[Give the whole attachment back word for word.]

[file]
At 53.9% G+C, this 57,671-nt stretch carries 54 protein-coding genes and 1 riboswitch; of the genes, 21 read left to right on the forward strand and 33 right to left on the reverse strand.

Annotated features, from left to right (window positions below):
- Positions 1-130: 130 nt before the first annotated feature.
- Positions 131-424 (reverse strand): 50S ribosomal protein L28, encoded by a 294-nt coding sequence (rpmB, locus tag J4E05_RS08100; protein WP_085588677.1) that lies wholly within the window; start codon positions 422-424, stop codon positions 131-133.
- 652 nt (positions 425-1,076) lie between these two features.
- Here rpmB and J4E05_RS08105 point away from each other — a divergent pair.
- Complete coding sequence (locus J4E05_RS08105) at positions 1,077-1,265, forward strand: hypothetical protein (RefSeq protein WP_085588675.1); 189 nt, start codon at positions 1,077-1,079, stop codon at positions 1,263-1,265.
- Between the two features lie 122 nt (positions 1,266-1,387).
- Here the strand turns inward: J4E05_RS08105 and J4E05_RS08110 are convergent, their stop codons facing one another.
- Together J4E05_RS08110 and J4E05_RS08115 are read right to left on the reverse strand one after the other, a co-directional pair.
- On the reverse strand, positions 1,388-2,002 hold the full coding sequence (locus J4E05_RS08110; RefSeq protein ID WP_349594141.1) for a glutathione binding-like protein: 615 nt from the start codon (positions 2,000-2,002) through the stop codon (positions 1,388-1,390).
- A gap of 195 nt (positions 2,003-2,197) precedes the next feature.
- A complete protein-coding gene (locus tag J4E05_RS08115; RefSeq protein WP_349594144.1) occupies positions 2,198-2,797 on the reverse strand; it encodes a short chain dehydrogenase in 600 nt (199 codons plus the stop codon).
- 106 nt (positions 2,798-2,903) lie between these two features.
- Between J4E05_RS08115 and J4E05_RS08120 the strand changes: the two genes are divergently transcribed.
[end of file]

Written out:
At 53.9% G+C, this 57,671-nt stretch carries 54 protein-coding genes and 1 riboswitch; of the genes, 21 read left to right on the forward strand and 33 right to left on the reverse strand.

Annotated features, from left to right (window positions below):
- Positions 1-130: 130 nt before the first annotated feature.
- Positions 131-424 (reverse strand): 50S ribosomal protein L28, encoded by a 294-nt coding sequence (rpmB, locus tag J4E05_RS08100; protein WP_085588677.1) that lies wholly within the window; start codon positions 422-424, stop codon positions 131-133.
- 652 nt (positions 425-1,076) lie between these two features.
- Here rpmB and J4E05_RS08105 point away from each other — a divergent pair.
- Complete coding sequence (locus J4E05_RS08105) at positions 1,077-1,265, forward strand: hypothetical protein (RefSeq protein WP_085588675.1); 189 nt, start codon at positions 1,077-1,079, stop codon at positions 1,263-1,265.
- Between the two features lie 122 nt (positions 1,266-1,387).
- Here the strand turns inward: J4E05_RS08105 and J4E05_RS08110 are convergent, their stop codons facing one another.
- Together J4E05_RS08110 and J4E05_RS08115 are read right to left on the reverse strand one after the other, a co-directional pair.
- On the reverse strand, positions 1,388-2,002 hold the full coding sequence (locus J4E05_RS08110; RefSeq protein ID WP_349594141.1) for a glutathione binding-like protein: 615 nt from the start codon (positions 2,000-2,002) through the stop codon (positions 1,388-1,390).
- A gap of 195 nt (positions 2,003-2,197) precedes the next feature.
- A complete protein-coding gene (locus tag J4E05_RS08115; RefSeq protein WP_349594144.1) occupies positions 2,198-2,797 on the reverse strand; it encodes a short chain dehydrogenase in 600 nt (199 codons plus the stop codon).
- 106 nt (positions 2,798-2,903) lie between these two features.
- Between J4E05_RS08115 and J4E05_RS08120 the strand changes: the two genes are divergently transcribed.